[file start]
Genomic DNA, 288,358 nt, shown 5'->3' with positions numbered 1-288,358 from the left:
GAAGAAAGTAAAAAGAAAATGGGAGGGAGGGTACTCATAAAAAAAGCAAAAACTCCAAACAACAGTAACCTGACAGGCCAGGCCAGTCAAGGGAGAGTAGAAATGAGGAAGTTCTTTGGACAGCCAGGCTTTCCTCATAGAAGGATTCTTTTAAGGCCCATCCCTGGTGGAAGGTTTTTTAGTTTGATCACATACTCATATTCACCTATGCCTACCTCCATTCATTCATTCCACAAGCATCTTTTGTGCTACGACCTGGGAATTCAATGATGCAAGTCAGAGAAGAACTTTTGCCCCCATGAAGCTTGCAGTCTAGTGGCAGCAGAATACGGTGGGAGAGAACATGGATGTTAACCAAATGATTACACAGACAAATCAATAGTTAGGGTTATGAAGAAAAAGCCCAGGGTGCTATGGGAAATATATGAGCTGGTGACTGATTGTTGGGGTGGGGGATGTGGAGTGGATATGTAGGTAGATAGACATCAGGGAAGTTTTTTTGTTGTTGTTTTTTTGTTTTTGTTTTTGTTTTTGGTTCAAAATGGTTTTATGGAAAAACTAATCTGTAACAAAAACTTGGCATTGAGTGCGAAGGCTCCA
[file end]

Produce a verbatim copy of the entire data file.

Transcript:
Genomic DNA, 288,358 nt, shown 5'->3' with positions numbered 1-288,358 from the left:
GAAGAAAGTAAAAAGAAAATGGGAGGGAGGGTACTCATAAAAAAAGCAAAAACTCCAAACAACAGTAACCTGACAGGCCAGGCCAGTCAAGGGAGAGTAGAAATGAGGAAGTTCTTTGGACAGCCAGGCTTTCCTCATAGAAGGATTCTTTTAAGGCCCATCCCTGGTGGAAGGTTTTTTAGTTTGATCACATACTCATATTCACCTATGCCTACCTCCATTCATTCATTCCACAAGCATCTTTTGTGCTACGACCTGGGAATTCAATGATGCAAGTCAGAGAAGAACTTTTGCCCCCATGAAGCTTGCAGTCTAGTGGCAGCAGAATACGGTGGGAGAGAACATGGATGTTAACCAAATGATTACACAGACAAATCAATAGTTAGGGTTATGAAGAAAAAGCCCAGGGTGCTATGGGAAATATATGAGCTGGTGACTGATTGTTGGGGTGGGGGATGTGGAGTGGATATGTAGGTAGATAGACATCAGGGAAGTTTTTTTGTTGTTGTTTTTTTGTTTTTGTTTTTGTTTTTGGTTCAAAATGGTTTTATGGAAAAACTAATCTGTAACAAAAACTTGGCATTGAGTGCGAAGGCTCCA